Jimmy Katz

Pianist and vocalist Patti Wicks (1945 – 2014) began picking out tunes at the age of three and learned to play by ear because she was born visually impaired. As an adult, Wicks continued her music education at the Crane School of Music, SUNY. She honed her craft in New York jazz clubs and went on to perform in major venues and festivals the world over. In this 2004 Piano Jazz session, Wicks solos on McPartland’s tune, “There’ll Be Other Times,” and joins McPartland for “Body and Soul.”

News Stations: Sat, Dec 17, 8 pm | Classical Station: Sun, Dec 18, 7 pm

Saxophonist Grover Washington, Jr. (1943-1999) was a master musician and multiple Grammy winner. He performed internationally and worked with names like Bobby McFerrin, B.B. King, Patti LaBelle, and Nancy Wilson. He performed at the 1993 Inauguration of President Bill Clinton. Washington’s purity of tone and long, fluid lines are evident on this 1994 Piano Jazz. He and McPartland join forces to play “Prelude to a Kiss” and “What Am I Here For.”

News Stations: Sat, Dec 10, 8 pm | Classical Station: Sun, Dec 11, 7 pm

Meredith D’Ambrosio
meredithdambrosio.com

A sensitive and romantic vocalist and pianist, Meredith D’Ambrosio is a champion of the lesser-known songs of famous composers. She is also respected as a visual artist, composer, and teacher. In the late eighties, she met her late husband, pianist Eddie Higgins, and the pair went on to record and perform as a musical duo. On this 1994 Piano Jazz, D’Ambrosio sings and plays her own songs “Beware of Spring” and “Give It Time.”

News Stations: Sat, Dec 03, 8 pm | Classical Station: Sun, Dec 04, 7 pm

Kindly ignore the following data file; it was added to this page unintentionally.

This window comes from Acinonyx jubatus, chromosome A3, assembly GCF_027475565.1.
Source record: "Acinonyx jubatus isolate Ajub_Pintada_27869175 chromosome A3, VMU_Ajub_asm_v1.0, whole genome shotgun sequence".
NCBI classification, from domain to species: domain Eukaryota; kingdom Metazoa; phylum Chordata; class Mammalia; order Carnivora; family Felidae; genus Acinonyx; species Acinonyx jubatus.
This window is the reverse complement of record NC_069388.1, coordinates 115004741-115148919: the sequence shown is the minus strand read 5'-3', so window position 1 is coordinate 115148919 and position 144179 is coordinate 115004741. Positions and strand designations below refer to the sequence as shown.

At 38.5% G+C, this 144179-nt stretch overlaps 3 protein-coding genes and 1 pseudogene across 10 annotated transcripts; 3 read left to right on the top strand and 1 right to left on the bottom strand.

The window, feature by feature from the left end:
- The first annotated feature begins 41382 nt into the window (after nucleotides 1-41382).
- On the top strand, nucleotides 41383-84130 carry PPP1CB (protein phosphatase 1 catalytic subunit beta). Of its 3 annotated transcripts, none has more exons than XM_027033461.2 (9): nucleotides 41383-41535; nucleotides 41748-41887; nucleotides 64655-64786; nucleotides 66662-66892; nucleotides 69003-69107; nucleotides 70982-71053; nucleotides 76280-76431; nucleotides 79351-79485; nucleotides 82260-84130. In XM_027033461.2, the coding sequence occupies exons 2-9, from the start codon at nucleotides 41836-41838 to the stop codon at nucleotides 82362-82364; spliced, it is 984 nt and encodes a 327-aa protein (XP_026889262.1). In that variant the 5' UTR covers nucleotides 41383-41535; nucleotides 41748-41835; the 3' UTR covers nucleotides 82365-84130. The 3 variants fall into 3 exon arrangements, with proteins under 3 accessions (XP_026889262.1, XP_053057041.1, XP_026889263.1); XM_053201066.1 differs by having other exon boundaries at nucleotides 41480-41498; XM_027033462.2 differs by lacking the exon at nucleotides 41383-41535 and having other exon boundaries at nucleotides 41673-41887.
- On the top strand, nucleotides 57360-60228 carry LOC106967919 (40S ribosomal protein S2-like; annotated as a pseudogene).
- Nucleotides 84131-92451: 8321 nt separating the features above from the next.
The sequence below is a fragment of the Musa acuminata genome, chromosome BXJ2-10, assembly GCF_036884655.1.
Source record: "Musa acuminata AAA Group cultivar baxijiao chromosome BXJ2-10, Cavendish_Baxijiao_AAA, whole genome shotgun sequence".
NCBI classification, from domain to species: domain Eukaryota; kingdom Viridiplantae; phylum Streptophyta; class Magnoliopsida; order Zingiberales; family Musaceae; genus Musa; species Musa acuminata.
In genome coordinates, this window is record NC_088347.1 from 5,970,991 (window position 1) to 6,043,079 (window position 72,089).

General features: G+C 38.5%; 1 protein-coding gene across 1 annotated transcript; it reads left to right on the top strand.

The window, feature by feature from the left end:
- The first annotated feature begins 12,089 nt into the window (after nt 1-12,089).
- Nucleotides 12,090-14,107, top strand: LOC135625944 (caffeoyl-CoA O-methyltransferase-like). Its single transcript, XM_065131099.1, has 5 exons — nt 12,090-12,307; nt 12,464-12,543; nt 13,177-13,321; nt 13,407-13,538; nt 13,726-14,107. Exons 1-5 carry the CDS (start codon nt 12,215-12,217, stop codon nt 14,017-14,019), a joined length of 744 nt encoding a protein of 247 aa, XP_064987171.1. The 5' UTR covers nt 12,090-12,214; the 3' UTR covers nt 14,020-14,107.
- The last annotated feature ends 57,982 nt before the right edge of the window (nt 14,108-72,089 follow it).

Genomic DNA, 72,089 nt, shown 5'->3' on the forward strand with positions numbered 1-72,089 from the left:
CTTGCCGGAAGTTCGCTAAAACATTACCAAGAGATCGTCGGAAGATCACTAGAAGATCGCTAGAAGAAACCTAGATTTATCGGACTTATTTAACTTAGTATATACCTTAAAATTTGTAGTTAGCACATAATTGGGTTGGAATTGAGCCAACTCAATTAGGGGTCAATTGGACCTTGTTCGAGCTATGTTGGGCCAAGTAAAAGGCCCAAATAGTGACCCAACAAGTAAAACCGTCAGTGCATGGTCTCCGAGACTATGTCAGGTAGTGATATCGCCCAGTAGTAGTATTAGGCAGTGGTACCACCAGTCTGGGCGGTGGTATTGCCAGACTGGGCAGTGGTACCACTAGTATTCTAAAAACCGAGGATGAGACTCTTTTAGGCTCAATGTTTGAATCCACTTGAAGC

Lonnie Liston Smith
Scott Miller

Lonnie Liston Smith is one of contemporary music’s most versatile keyboardists. With a career spanning four decades, Smith has worked as a soloist, bandleader, and sideman to greats including Miles Davis, Betty Carter, Max Roach, and Pharaoh Sanders. He was McPartland’s guest on Piano Jazz in 2002. Smith presents his relaxed style on “What is this Thing Called Love.” Then he and McPartland swing into “C Jam Blues.” 

News Stations: Sat, Nov 26, 8 pm | Classical Station: Sun, Nov 27, 7 pm

Nellie Luchter, circa 1950
Public Domain

Nellie Lutcher (1912 – 2007) started out playing piano at fifteen but soon transitioned to singing. She built a career as a prominent jazz vocalist in the 1940s and 1950s with hits such as “Fine Brown Frame.” She joined McPartland for Piano Jazz in 1986. Lutcher performs two of her most popular compositions, “Hurry on Down” and “Real Gone Guy.” McPartland solos on “Love Is the Sweetest Thing,” and the two combine their talents on “I’ve Got a Right to Sing the Blues.”

News Stations: Sat, Nov 19, 8 pm | Classical Station: Sun, Nov 20, 7 pm

Richard Sudhalter (1938 – 2008) was a true “Renaissance Man” of jazz. A top jazz cornetist, he was also a respected critic, author, recording artist, and featured guest at major jazz festivals. He co-wrote Bix: Man and Legend, which was nominated for a National Book Award, and in 1983 won a Grammy for his liner notes for Bunny Berigan: Giants of Jazz. On this 1992 Piano Jazz, Sudhalter reminisces about Bix Beiderbeck and joins McPartland for a duet of “Chasing Shadows.”

News Stations: Sat, Nov 12, 8 pm | Classical Station: Sun, Nov 13, 7 pm